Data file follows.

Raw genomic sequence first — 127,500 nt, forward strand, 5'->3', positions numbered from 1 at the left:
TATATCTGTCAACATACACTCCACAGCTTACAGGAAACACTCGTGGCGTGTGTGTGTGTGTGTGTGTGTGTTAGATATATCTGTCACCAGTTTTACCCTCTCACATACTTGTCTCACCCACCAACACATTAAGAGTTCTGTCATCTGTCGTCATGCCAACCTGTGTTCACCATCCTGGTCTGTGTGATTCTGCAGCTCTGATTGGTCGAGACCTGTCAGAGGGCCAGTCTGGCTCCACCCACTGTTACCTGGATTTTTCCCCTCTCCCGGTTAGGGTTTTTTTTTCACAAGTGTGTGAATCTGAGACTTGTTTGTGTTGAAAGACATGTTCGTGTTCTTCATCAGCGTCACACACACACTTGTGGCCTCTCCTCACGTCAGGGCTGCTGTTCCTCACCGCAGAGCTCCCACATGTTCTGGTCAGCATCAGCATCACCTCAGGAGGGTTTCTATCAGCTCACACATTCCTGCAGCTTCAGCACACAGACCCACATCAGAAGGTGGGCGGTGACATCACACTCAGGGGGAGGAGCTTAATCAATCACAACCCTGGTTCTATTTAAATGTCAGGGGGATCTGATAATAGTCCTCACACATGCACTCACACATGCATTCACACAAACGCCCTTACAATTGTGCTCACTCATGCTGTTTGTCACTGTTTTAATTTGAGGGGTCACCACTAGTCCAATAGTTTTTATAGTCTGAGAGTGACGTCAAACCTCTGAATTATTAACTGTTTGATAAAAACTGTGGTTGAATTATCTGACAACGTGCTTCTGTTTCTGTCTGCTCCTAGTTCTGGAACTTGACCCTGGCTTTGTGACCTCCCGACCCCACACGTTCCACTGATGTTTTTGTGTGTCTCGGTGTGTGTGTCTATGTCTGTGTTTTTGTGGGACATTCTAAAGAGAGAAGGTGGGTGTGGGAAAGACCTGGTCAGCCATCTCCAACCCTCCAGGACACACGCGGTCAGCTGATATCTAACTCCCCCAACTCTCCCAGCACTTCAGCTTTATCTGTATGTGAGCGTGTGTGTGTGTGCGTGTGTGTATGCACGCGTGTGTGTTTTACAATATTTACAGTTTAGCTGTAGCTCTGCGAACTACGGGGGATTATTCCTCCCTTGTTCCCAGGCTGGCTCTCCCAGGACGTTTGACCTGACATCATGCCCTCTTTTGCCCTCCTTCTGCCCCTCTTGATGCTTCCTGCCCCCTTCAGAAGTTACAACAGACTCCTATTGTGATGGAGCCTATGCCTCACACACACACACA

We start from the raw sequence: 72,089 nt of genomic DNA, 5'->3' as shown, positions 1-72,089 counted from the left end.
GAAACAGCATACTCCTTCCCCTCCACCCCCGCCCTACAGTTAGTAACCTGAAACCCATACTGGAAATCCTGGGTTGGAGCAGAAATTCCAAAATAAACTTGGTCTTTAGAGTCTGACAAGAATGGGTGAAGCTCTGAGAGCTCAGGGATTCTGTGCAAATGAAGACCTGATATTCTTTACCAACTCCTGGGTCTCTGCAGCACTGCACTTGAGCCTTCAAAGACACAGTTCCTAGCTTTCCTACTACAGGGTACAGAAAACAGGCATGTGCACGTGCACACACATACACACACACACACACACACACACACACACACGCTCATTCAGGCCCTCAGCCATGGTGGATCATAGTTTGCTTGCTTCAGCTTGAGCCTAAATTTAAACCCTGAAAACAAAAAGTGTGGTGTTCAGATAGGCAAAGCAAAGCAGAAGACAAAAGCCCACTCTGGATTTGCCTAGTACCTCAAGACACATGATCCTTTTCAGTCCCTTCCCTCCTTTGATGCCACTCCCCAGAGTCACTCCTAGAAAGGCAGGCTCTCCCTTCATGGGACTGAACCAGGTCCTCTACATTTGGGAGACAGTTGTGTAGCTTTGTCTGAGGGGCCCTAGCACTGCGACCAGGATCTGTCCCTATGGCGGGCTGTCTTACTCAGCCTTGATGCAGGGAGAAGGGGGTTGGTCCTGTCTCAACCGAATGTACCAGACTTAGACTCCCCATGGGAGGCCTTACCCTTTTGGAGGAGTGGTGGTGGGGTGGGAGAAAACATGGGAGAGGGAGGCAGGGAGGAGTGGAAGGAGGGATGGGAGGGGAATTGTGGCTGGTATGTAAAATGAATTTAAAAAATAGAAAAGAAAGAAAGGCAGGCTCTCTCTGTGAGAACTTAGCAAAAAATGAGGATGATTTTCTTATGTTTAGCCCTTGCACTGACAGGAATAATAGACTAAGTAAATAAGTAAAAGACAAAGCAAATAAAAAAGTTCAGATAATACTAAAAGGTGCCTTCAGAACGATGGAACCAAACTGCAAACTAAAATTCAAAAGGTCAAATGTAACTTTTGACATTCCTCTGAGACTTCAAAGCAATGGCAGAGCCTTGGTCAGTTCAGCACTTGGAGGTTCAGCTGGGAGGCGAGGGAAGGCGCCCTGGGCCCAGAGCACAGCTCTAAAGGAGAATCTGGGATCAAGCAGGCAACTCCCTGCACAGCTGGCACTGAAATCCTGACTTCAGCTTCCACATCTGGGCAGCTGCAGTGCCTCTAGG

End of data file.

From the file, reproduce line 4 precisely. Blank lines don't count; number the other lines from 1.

GAAACAGCATACTCCTTCCCCTCCACCCCCGCCCTACAGTTAGTAACCTGAAACCCATACTGGAAATCCTGGGTTGGAGCAGAAATTCCAAAATAAACTTGGTCTTTAGAGTCTGACAAGAATGGGTGAAGCTCTGAGAGCTCAGGGATTCTGTGCAAATGAAGACCTGATATTCTTTACCAACTCCTGGGTCTCTGCAGCACTGCACTTGAGCCTTCAAAGACACAGTTCCTAGCTTTCCTACTACAGGGTACAGAAAACAGGCATGTGCACGTGCACACACATACACACACACACACACACACACACACACACACGCTCATTCAGGCCCTCAGCCATGGTGGATCATAGTTTGCTTGCTTCAGCTTGAGCCTAAATTTAAACCCTGAAAACAAAAAGTGTGGTGTTCAGATAGGCAAAGCAAAGCAGAAGACAAAAGCCCACTCTGGATTTGCCTAGTACCTCAAGACACATGATCCTTTTCAGTCCCTTCCCTCCTTTGATGCCACTCCCCAGAGTCACTCCTAGAAAGGCAGGCTCTCCCTTCATGGGACTGAACCAGGTCCTCTACATTTGGGAGACAGTTGTGTAGCTTTGTCTGAGGGGCCCTAGCACTGCGACCAGGATCTGTCCCTATGGCGGGCTGTCTTACTCAGCCTTGATGCAGGGAGAAGGGGGTTGGTCCTGTCTCAACCGAATGTACCAGACTTAGACTCCCCATGGGAGGCCTTACCCTTTTGGAGGAGTGGTGGTGGGGTGGGAGAAAACATGGGAGAGGGAGGCAGGGAGGAGTGGAAGGAGGGATGGGAGGGGAATTGTGGCTGGTATGTAAAATGAATTTAAAAAATAGAAAAGAAAGAAAGGCAGGCTCTCTCTGTGAGAACTTAGCAAAAAATGAGGATGATTTTCTTATGTTTAGCCCTTGCACTGACAGGAATAATAGACTAAGTAAATAAGTAAAAGACAAAGCAAATAAAAAAGTTCAGATAATACTAAAAGGTGCCTTCAGAACGATGGAACCAAACTGCAAACTAAAATTCAAAAGGTCAAATGTAACTTTTGACATTCCTCTGAGACTTCAAAGCAATGGCAGAGCCTTGGTCAGTTCAGCACTTGGAGGTTCAGCTGGGAGGCGAGGGAAGGCGCCCTGGGCCCAGAGCACAGCTCTAAAGGAGAATCTGGGATCAAGCAGGCAACTCCCTGCACAGCTGGCACTGAAATCCTGACTTCAGCTTCCACATCTGGGCAGCTGCAGTGCCTCTAGG